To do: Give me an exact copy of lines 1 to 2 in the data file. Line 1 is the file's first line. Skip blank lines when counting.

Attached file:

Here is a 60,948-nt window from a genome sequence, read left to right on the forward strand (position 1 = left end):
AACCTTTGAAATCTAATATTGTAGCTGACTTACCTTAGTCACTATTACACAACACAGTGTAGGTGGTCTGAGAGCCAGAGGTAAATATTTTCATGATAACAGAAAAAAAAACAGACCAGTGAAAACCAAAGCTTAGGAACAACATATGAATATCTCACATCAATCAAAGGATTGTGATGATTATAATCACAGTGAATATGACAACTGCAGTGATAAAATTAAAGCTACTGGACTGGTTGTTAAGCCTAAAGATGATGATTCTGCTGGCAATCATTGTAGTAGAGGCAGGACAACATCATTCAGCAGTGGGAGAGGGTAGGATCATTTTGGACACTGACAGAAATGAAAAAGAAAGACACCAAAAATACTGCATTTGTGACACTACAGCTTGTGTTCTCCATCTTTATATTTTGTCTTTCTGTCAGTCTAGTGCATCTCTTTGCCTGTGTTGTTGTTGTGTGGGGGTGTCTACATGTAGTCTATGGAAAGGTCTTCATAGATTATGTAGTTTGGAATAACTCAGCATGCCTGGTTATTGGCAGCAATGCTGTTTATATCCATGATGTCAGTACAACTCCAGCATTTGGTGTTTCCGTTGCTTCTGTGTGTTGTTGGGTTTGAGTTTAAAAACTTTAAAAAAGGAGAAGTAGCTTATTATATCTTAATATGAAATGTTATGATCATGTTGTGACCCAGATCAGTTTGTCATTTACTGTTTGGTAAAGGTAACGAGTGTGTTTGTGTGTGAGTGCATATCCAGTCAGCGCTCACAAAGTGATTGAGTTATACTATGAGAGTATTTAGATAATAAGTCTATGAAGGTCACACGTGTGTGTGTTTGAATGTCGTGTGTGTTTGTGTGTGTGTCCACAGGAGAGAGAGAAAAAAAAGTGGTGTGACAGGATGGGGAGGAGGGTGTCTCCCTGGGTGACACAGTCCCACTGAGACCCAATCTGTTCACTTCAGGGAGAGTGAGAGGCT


Here is a 60,948-nt window from a genome sequence, read left to right on the forward strand (position 1 = left end):
AACCTTTGAAATCTAATATTGTAGCTGACTTACCTTAGTCACTATTACACAACACAGTGTAGGTGGTCTGAGAGCCAGAGGTAAATATTTTCATGATAACAGAAAAAAAAACAGACCAGTGAAAACCAAAGCTTAGGAACAACATATGAATATCTCACATCAATCAAAGGATTGTGATGATTATAATCACAGTGAATATGACAACTGCAGTGATAAAATTAAAGCTACTGGACTGGTTGTTAAGCCTAAAGATGATGATTCTGCTGGCAATCATTGTAGTAGAGGCAGGACAACATCATTCAGCAGTGGGAGAGGGTAGGATCATTTTGGACACTGACAGAAATGAAAAAGAAAGACACCAAAAATACTGCATTTGTGACACTACAGCTTGTGTTCTCCATCTTTATATTTTGTCTTTCTGTCAGTCTAGTGCATCTCTTTGCCTGTGTTGTTGTTGTGTGGGGGTGTCTACATGTAGTCTATGGAAAGGTCTTCATAGATTATGTAGTTTGGAATAACTCAGCATGCCTGGTTATTGGCAGCAATGCTGTTTATATCCATGATGTCAGTACAACTCCAGCATTTGGTGTTTCCGTTGCTTCTGTGTGTTGTTGGGTTTGAGTTTAAAAACTTTAAAAAAGGAGAAGTAGCTTATTATATCTTAATATGAAATGTTATGATCATGTTGTGACCCAGATCAGTTTGTCATTTACTGTTTGGTAAAGGTAACGAGTGTGTTTGTGTGTGAGTGCATATCCAGTCAGCGCTCACAAAGTGATTGAGTTATACTATGAGAGTATTTAGATAATAAGTCTATGAAGGTCACACGTGTGTGTGTTTGAATGTCGTGTGTGTTTGTGTGTGTGTCCACAGGAGAGAGAGAAAAAAAAGTGGTGTGACAGGATGGGGAGGAGGGTGTCTCCCTGGGTGACACAGTCCCACTGAGACCCAATCTGTTCACTTCAGGGAGAGTGAGAGGCT